One of my favorite quotes about teaching is: the kids who need the most love will ask for it in the most unloving of ways. This should be posted at the punch in clock for every teacher to read at the start of every day! It is so true. It also happens to be my motivation to teach. I have a special place in my heart for the “troubled” kids.
When he arrived at our school, it was his second time in 6th grade. No matter what happened he was going to be pushed along to 7th. Straight A’s, doubtful, or straight F’s, more likely due to his past, he was being promoted in June. Teaching him reading skills was not a priority to me. Making a connection was on the front burner. He sat slouched in the chair as a result of being taller than his classmates. He didn’t talk much to the others kids due to the fact that he was more mature; his classmates seemed like little kids to him. That year, he made friends with other “troubled” kids. They connected like magnets. I didn’t ignore him. I cajoled him as often as I could while his other teachers nagged him. He didn’t receive passing grades, but he went on to 7th.
All that next year, he was the center story for administration and disciplinarians regarding his behavior, lack of efforts, and drug use. Again, he never made the honor roll, in fact he missed a lot of school. Yet onto 8th grade he went.
I moved up to teach 8th grade reading the year he moved to 8th. Once again, I wasn’t there to teach him his reading skills. Now it wasn’t so much a connection, it was to be there for him so he could graduate. His name was notorious in our school and he was only 14. All the makings for a self-fulfilling prophecy. He is only a kid, a child. I wasn’t going to assume he was a “bad” kid.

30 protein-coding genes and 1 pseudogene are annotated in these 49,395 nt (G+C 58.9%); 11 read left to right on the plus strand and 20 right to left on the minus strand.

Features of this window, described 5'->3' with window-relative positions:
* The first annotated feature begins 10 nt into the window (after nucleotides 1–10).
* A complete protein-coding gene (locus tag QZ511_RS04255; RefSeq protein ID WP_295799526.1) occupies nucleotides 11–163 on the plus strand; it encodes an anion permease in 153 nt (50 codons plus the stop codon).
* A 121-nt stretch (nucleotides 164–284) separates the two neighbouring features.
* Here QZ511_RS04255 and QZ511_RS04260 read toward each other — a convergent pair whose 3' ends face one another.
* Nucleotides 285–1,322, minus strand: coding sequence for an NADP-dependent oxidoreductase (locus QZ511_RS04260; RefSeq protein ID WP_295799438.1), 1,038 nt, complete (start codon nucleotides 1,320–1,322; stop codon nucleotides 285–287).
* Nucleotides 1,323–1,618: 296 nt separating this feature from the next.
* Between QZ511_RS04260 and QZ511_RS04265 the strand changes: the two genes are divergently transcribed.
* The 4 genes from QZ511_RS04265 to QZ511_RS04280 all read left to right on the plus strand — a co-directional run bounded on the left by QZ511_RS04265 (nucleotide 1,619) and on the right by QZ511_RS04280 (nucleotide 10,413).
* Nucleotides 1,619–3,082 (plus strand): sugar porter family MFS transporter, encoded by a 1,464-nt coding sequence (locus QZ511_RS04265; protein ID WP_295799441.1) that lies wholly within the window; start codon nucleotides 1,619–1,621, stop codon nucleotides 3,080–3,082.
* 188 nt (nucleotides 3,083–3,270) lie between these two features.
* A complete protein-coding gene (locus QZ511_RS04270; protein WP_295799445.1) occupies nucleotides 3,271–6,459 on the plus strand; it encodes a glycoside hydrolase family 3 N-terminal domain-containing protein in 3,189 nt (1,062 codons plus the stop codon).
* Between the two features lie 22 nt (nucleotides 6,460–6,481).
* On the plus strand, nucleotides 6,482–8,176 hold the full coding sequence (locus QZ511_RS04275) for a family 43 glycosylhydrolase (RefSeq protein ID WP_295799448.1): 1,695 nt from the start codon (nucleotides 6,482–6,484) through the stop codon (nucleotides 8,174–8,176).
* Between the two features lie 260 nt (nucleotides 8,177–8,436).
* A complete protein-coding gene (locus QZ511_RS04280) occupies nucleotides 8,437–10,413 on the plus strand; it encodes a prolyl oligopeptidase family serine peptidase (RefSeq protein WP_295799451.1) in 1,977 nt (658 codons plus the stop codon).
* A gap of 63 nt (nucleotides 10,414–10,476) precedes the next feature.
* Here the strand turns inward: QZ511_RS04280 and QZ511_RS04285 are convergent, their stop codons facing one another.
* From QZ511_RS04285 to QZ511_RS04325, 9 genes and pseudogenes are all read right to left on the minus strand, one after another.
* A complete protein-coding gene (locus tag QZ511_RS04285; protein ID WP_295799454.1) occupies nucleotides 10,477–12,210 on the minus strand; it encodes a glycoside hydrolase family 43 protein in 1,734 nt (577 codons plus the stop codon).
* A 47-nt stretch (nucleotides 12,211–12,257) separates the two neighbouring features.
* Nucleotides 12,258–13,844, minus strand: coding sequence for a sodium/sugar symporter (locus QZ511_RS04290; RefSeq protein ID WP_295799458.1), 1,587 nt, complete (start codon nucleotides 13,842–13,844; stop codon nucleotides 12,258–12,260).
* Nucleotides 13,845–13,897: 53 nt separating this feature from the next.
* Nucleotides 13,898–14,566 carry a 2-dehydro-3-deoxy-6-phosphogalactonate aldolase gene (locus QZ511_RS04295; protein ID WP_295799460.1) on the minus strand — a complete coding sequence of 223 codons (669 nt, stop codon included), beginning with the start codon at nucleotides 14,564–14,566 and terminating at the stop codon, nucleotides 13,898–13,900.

During his class, I continued “selling” books to all the kids including him. “This is a great book about a teenager struggling” or “The action in this book will hook you!” He took the bait and he read while in my class. He discussed the books while in my class. He even acted out Shakespeare in front of the class. However, I used class time for other things. I devoted some of class to talk with him and the others. He was open with me. He had strong opinions about marijuana. He both smoked and sold it. I didn’t judge. All the other adults judged. I listened and gave advice. That’s what he needed. He never gave me a hard time. At the middle of the year standardized test, he met and even surpassed his goal. The principal summoned me to the office and hugged me. She was impressed with his and all the other 8th grade test scores. I am helping make a difference!
He had some trouble this year. He was suspended a few times. I continued to be a listening ear for him. At one point he mentioned that it would have been better for him if he was in my homeroom. I knew I was making some little impact. I wish I could have done more.
In May of this school year, during the school day, I received some very upsetting news. I was visually upset. Swollen red and wet eyes. I tried to hide it, but couldn’t. He saw me as he passed by in the hallway. He approached me. He stood so close to my face and looked me right in the eyes. In a gentle and kind voice he said, “What is wrong? Are you ok? What can I do?” I saw in him what he never showed anyone at our school. He was a sympathetic and compassionate person! It melted my heart. These past 3 years at our school, I tried to be the teacher to be there for him. What a glorious and ironic result, he was there for me!